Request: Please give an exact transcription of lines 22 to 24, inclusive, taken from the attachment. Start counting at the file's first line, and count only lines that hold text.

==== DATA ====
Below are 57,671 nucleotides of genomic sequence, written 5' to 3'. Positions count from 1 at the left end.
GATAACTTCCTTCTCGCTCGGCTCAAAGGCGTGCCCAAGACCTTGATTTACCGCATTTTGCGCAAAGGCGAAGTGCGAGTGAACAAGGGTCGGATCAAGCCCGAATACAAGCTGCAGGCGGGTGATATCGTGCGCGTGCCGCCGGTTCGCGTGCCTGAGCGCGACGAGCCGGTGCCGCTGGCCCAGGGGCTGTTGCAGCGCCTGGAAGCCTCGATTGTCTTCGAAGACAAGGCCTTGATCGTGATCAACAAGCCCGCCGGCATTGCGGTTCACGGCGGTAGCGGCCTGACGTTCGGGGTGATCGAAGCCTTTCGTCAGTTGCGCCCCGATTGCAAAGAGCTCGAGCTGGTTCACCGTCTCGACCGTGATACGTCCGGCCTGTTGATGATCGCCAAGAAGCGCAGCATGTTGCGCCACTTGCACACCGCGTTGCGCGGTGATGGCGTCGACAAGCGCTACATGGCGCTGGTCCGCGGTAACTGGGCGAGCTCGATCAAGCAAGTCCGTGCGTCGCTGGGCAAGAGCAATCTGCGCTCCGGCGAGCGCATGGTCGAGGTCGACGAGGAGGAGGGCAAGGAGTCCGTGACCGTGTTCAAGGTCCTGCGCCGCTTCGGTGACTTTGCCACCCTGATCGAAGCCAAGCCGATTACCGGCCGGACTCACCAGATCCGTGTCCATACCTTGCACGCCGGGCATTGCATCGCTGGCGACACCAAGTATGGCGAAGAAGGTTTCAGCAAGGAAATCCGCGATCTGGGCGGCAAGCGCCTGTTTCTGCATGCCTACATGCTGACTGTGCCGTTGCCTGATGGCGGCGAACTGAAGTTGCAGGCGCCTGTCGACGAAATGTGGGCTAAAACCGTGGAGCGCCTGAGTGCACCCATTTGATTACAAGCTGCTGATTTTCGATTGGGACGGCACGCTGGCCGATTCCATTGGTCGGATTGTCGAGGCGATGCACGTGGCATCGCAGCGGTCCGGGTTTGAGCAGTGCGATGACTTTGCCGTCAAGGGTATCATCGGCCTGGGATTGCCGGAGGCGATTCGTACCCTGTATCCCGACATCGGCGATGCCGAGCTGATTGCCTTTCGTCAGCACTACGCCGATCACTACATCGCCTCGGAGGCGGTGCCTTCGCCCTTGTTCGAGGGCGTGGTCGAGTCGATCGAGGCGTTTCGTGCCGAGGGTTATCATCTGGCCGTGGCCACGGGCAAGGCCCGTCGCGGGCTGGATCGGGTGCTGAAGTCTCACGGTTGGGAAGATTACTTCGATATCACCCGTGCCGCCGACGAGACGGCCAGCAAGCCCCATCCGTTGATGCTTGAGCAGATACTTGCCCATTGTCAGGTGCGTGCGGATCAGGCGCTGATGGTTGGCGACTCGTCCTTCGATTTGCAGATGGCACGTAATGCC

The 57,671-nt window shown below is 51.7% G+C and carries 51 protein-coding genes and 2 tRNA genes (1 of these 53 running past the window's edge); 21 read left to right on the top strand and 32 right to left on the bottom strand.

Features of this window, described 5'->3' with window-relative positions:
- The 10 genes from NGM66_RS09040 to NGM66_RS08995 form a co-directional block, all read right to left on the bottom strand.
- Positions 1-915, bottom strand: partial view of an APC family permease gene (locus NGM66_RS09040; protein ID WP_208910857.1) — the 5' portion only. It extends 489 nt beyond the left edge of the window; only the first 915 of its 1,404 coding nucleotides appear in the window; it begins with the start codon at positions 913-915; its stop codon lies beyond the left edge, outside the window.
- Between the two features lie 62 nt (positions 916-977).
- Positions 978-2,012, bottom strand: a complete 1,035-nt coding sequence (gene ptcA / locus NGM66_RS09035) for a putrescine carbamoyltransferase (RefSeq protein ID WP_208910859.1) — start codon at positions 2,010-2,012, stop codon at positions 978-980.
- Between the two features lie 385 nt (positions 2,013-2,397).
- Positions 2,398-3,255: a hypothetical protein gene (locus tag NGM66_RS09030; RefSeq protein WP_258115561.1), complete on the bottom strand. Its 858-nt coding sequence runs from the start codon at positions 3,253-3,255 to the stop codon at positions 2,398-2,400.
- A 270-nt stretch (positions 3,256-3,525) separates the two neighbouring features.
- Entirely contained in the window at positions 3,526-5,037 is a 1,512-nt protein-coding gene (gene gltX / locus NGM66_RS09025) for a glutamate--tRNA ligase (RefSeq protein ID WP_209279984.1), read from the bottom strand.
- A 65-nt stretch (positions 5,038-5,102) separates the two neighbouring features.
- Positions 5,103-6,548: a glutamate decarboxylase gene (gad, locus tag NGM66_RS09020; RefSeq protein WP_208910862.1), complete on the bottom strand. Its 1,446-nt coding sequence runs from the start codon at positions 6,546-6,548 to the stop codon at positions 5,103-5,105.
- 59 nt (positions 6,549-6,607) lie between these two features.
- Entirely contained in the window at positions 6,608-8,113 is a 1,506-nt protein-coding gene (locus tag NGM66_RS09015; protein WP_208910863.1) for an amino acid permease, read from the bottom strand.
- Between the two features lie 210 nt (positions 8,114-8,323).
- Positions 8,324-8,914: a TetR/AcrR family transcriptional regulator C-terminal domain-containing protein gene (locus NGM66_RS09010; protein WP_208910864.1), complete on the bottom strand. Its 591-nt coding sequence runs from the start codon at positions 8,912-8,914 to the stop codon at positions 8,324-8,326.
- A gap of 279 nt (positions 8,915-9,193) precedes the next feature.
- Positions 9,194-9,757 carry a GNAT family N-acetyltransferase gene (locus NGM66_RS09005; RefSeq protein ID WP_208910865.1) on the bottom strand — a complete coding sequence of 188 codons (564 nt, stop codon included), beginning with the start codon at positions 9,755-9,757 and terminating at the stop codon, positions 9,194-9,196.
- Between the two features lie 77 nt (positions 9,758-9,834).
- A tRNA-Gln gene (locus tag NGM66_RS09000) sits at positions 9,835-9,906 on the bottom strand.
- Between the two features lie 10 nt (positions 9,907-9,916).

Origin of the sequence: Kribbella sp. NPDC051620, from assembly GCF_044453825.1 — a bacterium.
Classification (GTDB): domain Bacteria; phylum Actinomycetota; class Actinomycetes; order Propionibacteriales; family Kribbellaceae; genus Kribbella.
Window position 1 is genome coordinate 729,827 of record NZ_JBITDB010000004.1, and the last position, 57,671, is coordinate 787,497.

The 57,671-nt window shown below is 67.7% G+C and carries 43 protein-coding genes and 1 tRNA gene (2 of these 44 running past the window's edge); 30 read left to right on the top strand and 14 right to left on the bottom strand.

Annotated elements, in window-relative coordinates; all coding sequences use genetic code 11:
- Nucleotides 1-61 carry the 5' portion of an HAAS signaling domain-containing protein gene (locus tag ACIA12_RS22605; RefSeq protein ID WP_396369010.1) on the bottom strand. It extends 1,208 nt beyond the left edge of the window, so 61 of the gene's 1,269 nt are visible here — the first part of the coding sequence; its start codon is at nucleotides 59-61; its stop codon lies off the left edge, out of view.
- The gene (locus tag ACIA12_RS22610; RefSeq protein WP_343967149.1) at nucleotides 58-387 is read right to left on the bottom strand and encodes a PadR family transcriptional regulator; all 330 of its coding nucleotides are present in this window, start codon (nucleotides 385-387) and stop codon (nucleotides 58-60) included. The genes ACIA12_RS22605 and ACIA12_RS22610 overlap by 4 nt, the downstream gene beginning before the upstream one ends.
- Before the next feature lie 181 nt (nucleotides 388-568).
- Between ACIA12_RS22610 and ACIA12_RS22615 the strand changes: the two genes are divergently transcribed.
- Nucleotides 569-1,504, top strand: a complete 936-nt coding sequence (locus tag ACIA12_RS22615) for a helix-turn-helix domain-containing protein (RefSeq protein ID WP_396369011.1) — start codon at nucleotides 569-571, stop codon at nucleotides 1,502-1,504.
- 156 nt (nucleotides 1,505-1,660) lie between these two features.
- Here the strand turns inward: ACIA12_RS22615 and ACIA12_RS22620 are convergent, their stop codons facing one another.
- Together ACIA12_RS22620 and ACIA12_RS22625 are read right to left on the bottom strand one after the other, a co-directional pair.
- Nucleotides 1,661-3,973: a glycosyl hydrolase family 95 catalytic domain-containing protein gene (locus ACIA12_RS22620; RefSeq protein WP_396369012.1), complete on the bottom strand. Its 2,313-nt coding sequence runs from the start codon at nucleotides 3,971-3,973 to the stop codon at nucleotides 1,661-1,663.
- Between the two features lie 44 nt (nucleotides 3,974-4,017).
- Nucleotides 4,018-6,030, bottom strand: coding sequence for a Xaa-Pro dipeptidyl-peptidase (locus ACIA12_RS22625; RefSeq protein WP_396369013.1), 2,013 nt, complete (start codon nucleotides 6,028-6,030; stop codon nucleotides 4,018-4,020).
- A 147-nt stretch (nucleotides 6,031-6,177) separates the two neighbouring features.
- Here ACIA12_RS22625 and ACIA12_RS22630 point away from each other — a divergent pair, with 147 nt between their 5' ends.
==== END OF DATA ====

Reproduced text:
- A tRNA-Gln gene (locus tag NGM66_RS09000) sits at positions 9,835-9,906 on the bottom strand.
- Between the two features lie 10 nt (positions 9,907-9,916).

Origin of the sequence: Kribbella sp. NPDC051620, from assembly GCF_044453825.1 — a bacterium.